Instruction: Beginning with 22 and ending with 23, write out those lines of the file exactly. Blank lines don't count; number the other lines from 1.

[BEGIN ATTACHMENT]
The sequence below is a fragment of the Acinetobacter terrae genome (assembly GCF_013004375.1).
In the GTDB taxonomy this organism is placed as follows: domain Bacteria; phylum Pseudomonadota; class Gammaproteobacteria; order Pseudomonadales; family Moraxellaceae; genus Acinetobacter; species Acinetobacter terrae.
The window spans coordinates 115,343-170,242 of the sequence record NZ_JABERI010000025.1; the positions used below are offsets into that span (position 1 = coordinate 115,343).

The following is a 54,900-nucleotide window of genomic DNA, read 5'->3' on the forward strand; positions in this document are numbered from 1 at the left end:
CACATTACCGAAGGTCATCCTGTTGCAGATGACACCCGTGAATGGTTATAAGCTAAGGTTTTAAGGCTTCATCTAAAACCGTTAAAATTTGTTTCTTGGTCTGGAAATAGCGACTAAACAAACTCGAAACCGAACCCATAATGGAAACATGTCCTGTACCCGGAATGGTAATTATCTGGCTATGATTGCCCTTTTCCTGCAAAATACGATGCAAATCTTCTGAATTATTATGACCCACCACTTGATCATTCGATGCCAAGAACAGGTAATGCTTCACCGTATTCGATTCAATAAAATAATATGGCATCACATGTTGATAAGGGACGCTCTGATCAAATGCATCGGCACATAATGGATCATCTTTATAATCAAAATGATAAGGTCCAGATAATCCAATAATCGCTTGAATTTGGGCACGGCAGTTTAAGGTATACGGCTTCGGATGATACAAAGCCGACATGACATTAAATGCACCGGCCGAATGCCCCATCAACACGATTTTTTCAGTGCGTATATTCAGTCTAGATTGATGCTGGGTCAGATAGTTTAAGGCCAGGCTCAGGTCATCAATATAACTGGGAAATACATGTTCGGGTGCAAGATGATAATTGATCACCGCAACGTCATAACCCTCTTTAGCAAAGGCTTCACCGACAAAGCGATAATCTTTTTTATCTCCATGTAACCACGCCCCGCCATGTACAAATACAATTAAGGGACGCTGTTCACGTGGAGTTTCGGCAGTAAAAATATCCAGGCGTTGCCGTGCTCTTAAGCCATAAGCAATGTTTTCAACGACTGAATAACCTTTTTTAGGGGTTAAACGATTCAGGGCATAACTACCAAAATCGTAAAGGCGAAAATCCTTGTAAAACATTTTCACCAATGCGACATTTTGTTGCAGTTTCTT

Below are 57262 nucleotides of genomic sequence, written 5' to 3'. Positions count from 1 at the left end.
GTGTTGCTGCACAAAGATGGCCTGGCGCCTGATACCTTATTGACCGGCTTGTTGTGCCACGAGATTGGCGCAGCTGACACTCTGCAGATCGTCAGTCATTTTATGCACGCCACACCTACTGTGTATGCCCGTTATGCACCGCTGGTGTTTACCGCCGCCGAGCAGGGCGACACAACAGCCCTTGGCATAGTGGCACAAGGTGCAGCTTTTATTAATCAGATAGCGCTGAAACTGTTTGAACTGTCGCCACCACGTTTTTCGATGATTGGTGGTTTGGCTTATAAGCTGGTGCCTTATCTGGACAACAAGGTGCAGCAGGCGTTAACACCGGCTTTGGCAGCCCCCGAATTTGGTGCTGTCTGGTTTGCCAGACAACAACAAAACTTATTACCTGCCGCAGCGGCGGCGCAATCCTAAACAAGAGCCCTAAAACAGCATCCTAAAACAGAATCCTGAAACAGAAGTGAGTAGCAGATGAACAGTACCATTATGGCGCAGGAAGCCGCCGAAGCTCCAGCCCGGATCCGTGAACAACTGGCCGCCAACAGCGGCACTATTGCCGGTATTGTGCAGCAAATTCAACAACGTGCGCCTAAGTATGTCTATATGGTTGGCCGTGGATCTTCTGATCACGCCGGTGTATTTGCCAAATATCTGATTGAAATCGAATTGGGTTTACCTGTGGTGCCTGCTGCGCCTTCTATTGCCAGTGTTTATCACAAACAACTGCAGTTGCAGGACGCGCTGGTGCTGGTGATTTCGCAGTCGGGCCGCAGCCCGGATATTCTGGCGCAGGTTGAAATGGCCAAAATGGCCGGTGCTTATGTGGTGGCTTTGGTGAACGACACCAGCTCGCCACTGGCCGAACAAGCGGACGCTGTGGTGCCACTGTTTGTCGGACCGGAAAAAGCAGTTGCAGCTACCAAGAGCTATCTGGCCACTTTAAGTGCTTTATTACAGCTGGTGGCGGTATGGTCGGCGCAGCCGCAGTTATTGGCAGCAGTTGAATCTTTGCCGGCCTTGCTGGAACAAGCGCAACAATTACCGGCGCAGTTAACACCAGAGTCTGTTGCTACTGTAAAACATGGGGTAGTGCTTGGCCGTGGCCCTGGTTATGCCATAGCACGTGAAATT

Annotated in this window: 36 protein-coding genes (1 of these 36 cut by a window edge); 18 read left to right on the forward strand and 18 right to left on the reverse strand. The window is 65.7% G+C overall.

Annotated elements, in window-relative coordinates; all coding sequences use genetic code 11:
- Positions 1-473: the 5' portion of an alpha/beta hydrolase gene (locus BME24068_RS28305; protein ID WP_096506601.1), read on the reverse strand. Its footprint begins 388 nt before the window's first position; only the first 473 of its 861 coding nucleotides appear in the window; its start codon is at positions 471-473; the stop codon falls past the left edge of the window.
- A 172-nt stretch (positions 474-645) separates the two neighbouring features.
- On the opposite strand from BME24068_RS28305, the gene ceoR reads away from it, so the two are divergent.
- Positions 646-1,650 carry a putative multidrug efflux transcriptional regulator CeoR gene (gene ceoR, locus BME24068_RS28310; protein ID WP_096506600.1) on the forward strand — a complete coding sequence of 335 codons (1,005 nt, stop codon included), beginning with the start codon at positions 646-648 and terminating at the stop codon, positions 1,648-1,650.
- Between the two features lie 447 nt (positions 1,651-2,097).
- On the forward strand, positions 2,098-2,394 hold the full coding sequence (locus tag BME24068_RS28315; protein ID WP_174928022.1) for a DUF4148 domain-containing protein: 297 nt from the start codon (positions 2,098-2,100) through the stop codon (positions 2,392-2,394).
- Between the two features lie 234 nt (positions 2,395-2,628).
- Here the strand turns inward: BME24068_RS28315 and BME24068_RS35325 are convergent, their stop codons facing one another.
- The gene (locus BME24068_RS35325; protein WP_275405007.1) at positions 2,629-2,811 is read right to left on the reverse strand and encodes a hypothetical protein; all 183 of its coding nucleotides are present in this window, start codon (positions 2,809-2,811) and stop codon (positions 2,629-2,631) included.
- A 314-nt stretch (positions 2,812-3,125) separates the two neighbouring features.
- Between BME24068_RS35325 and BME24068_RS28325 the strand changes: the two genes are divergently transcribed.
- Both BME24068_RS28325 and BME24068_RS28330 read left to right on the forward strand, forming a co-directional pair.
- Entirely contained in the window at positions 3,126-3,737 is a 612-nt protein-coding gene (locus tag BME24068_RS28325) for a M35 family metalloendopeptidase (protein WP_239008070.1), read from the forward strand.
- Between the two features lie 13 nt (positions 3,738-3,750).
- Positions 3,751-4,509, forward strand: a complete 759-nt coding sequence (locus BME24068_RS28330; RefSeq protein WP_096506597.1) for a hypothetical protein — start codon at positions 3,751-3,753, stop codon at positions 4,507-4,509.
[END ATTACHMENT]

- Entirely contained in the window at positions 3,126-3,737 is a 612-nt protein-coding gene (locus tag BME24068_RS28325) for a M35 family metalloendopeptidase (protein WP_239008070.1), read from the forward strand.
- Between the two features lie 13 nt (positions 3,738-3,750).